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Benjamin Nwosu finds youth exposure to second-hand smoke predicts vitamin D deficiency

By Sandra Gray

UMass Medical School Communications

octubre 09, 2018
  Benjamin U. Nwosu, MD
  Benjamin U. Nwosu, MD

A new study by pediatric endocrinologist Benjamin U. Nwosu, MD, finds that children in the United States exposed to second-hand smoke are far more likely to be low on vitamin D than their unexposed peers. The analysis of national data, published on Oct. 8 in PLOS One,found that vitamin D deficiency occurred in 21 percent of exposed children, compared to 15 percent of unexposed children and 18 percent of actively smoking youth. Tobacco smoke exposure independently predicted vitamin D deficiency after controlling for age, sex, race, body mass index, maternal education, and family socio-economic status.

“Our results show that second-hand smoke, which occurs indoors, is actually more deleterious with respect to vitamin D status than active smoking, which occurs outdoors in most cases,” said Dr. Nwosu, associate professor of pediatrics in the Division of Endocrinology/Diabetes. “We had expected the opposite.”

Essential for lifelong bone health, vitamin D is particularly crucial for growing children to achieve optimal bone mineralization needed to attain peak bone mass later in life. Vitamin D sufficiency is also crucial for the extra-skeletal functions in youth including the augmentation of both insulin sensitivity and immune system functions. 

Nwosu and co-investigator Philip Kum-Nji, MD, MPH, associate professor of pediatrics at Virginia Commonwealth University School of Medicine, analyzed data from the National Health and Nutrition Examination Survey databank on 2,263 subjects of ages 3 to 17 years. Of these, 42 percent were exposed to second-hand smokeand 9 percent were active smokers. Non-exposure, second-hand smoke exposure and active smoking were quantified by the estimation of serum cotinine, a metabolite of nicotine which is the gold-standard marker for tobacco smoke exposure.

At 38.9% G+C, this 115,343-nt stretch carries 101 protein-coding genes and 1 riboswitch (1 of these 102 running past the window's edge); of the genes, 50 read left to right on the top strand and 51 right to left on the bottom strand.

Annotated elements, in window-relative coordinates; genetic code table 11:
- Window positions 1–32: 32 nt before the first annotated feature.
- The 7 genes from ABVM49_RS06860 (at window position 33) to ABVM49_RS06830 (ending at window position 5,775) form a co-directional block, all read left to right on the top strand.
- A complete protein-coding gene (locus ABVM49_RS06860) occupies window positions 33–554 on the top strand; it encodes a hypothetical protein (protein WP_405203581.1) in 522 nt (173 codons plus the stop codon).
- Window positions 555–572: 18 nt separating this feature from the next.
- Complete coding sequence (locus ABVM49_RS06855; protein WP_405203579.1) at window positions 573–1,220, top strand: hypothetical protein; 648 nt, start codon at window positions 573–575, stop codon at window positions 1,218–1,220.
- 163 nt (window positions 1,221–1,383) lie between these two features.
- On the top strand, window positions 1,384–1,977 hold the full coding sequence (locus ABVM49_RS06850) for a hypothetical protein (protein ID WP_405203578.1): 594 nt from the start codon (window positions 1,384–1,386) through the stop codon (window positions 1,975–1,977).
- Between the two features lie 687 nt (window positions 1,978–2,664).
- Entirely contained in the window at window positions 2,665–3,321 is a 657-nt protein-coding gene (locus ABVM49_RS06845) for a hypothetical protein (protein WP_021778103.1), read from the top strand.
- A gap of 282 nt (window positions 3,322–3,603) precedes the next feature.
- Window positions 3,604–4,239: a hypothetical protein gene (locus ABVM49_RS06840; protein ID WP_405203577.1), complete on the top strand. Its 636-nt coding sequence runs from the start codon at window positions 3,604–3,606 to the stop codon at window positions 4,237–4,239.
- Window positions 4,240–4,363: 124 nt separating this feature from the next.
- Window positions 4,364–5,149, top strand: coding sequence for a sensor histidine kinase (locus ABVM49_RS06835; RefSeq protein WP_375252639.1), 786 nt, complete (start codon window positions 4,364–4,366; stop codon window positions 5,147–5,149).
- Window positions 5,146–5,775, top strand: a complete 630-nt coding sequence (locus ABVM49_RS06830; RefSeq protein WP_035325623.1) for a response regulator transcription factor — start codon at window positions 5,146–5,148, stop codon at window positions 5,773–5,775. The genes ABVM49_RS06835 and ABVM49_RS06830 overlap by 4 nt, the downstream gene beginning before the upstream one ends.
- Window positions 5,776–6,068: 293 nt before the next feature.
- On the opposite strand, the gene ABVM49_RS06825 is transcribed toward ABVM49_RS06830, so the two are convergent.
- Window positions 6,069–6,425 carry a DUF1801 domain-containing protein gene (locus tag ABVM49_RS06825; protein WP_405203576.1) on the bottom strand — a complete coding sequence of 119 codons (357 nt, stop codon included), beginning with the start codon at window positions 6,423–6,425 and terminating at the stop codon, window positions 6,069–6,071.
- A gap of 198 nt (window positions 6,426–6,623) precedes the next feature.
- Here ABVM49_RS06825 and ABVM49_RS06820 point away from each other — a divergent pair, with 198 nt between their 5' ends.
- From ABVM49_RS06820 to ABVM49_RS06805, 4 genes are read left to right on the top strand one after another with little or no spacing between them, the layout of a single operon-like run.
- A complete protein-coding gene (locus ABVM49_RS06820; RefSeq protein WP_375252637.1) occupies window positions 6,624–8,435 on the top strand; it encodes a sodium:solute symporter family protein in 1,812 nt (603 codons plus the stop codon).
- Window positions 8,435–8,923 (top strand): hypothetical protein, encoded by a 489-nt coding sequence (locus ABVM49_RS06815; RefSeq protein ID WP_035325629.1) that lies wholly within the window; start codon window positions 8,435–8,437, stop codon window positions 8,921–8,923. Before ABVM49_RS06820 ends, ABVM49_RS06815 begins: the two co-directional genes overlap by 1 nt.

The central finding of this study adds to the growing list of negative health effects of tobacco smoke exposure in youth. It provides another reason for clinicians to recommend that adults not smoke indoors, Nwosu said.

“As pediatricians, we always ask if adults smoke in the house. Our study has added a missing environmental piece to causes of vitamin D deficiency in children and will help strengthen policies aimed at limiting or banning indoor smoking for the protection of young children,” he noted. “This report of an association between tobacco smoke exposure and lower vitamin D levels in children is another reason to be concerned about second-hand smoke. Adults can choose to smoke or not, but children can’t choose whether they’re exposed to second-hand smoke at home and elsewhere.”  

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